Since he left the UK as a young man, his mother has died, and his 60-year-old father has left their childhood home in Essex and moved to Chester on the other side of England, somewhere he has never been. 

“I guess I’ll go and sleep on his couch,” he says. “I can moan and be upset and say all these awful things. But I have my health and I have a place to go. There are people in a similar situation that don’t have any connections or ties left in the UK any longer, so I’m very grateful to at least have a couch to crash on while I figure out this next step.” 

His father got married in the middle of June, and Solomon’s plan is to return for the wedding party on August 24th, handing in his application for spousal reunion in Sweden within days of arrival. He has no idea if he will then have to wait six months, or two years, before he is granted the right to live again in Sweden.  

“My wife and I, we really always try to make the best out of a bad situation, whatever it is, so when I leave Sweden and start my process from my dad’s I want to continue to be able to give back to this country.” 


His next plan is to return to India, where he spent several years before coming to Sweden working as an actor in Bollywood films. 

“You’re gonna think I’m completely nuts. I want to fly to the most northern part of India and run from North India to South India, the whole way, and raise money for Läkare Utan Gränser [the Swedish arm of the global medical charity Médecins Sans Frontières (MSF)].”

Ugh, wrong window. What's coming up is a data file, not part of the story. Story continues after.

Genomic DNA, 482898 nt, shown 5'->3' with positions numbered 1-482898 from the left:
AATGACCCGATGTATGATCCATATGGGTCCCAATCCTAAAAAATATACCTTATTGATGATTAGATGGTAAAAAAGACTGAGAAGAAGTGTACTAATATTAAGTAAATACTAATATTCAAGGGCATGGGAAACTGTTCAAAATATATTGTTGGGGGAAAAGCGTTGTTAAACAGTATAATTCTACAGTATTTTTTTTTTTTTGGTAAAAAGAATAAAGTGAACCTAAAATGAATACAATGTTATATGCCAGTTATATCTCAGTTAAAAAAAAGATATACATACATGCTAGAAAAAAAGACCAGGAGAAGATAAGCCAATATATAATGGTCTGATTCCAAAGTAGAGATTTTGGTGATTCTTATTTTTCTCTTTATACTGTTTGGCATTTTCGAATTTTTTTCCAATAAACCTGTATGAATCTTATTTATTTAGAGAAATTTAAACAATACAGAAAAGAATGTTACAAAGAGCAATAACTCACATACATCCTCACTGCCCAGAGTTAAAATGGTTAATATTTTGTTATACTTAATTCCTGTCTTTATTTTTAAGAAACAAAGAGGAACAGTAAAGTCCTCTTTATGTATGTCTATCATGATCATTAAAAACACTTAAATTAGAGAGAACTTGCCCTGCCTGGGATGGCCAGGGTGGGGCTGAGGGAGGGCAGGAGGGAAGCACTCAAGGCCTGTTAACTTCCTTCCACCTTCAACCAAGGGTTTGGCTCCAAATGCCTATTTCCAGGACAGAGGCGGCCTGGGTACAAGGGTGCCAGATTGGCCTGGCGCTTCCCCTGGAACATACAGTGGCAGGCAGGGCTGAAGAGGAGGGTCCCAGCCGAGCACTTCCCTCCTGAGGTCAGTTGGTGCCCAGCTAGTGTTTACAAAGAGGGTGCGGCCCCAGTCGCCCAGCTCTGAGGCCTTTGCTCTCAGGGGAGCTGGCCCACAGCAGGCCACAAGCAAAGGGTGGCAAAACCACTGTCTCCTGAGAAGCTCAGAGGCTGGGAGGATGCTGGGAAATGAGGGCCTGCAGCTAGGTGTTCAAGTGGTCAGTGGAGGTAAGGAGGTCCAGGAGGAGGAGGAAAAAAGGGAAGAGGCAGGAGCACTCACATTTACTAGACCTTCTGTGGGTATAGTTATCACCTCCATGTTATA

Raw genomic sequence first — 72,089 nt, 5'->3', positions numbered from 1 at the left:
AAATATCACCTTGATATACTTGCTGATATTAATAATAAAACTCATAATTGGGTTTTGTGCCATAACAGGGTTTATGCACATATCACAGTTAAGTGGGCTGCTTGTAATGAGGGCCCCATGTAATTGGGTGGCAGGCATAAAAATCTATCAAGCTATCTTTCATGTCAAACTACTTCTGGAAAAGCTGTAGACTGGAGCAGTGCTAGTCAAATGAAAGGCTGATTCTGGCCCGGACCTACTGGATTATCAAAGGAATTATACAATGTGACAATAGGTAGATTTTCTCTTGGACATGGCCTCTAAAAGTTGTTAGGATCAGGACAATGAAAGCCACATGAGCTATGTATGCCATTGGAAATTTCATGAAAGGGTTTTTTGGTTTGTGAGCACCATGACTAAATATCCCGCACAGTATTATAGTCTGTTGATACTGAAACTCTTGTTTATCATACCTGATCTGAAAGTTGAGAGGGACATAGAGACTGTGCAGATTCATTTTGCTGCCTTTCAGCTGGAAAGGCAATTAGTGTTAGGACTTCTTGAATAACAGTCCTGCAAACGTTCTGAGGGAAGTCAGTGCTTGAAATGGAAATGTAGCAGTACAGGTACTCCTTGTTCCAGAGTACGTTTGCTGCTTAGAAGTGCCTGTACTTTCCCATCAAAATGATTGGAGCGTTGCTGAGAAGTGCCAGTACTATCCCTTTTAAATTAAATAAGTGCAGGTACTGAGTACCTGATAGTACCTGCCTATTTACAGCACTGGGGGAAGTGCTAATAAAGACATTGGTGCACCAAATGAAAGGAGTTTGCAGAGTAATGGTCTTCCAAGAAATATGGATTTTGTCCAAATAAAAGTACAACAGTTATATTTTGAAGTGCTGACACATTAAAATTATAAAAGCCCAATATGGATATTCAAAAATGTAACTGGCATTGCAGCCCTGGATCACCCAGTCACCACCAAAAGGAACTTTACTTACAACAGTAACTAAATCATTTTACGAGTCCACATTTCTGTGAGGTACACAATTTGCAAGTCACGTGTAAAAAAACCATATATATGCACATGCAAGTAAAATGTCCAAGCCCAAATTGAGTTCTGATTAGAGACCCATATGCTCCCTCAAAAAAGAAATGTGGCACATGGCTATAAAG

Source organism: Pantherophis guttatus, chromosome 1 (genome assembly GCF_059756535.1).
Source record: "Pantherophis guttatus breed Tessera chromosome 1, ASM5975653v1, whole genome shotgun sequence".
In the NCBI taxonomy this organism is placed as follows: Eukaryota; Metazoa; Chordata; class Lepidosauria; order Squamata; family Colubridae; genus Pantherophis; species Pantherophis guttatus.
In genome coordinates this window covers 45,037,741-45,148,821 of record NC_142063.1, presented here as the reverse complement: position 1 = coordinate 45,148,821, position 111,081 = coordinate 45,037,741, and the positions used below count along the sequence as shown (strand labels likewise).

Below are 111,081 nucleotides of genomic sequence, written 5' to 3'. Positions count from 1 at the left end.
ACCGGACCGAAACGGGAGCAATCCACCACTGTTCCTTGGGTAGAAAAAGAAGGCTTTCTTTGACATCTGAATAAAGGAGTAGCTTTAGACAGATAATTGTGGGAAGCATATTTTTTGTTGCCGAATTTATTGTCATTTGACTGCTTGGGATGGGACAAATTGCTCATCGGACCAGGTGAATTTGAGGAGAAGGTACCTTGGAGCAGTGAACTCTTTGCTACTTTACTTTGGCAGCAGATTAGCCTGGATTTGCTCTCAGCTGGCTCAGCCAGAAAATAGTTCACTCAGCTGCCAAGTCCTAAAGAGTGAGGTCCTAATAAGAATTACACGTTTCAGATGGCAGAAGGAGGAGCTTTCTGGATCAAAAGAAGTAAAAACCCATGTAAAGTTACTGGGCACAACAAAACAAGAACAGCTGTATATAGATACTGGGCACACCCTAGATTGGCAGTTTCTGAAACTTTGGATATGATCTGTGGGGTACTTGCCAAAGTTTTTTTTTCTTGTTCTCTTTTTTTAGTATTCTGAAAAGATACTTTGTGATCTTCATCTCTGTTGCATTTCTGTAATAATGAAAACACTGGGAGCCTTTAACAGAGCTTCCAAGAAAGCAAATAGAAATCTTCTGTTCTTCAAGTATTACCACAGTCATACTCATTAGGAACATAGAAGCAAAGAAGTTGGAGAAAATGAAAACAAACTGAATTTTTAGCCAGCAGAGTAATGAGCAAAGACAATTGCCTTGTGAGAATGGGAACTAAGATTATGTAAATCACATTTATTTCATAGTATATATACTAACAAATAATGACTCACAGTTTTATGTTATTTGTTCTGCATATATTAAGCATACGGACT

He says that one of the silver linings to his situation is that as someone involved in Swedish showbusiness, his case has received media coverage, unlike hundreds of other British citizens who have been victims of Sweden’s strict application of the EU Withdrawal Agreement. 

“It’s a very, very great luxury and something I don’t take for granted that I have a platform that can be used for to spread my thoughts and my opinions,” he said, adding that he has also enjoyed sharing information with and trying to help other British people in the same situation. 

Tess Merkel’s band Alcazar performed at the Eurovision Grand Final in Malmö in 2024. Photo: Jessica Gow/TT

Now he’s looking forward to returning back to the UK, where family and friends were in May blown away by the surprise appearance of Merkel and the rest of Alcazar at the Eurovision Grand Final. 

“I had to keep it a secret from my family in England. I couldn’t tell anybody because Alcazar had written a contract with Eurovision,” he remembers. “So my family didn’t know, and they were just shocked when they came on. They Facetimed me just afterwards and said, ‘they really made fun of Alcazar. I felt really sorry for them’.”

But Alcazar, he said, had no issues with being made the butt of a joke about their ‘reunion’ not quite being the hoped-for Abba appearance. The are, he says, “a playful band”. 

“She is that person in real life. She’s absolutely fantastic. She’s an absolute gem. She’s my best friend,” he said of Merkel. “She might say to you, ‘it will be quite nice to have a bit of a break from Kenny. He’s a pain in the ass’. But taking this step is like losing my right hand, because we are so co-dependent on each other – in all the best ways.” 

Membership+ subscribers can listen to the full interview with Kenny Solomons in the Sweden in Focus Extra podcast, which will be available from Wednesday, June 26th.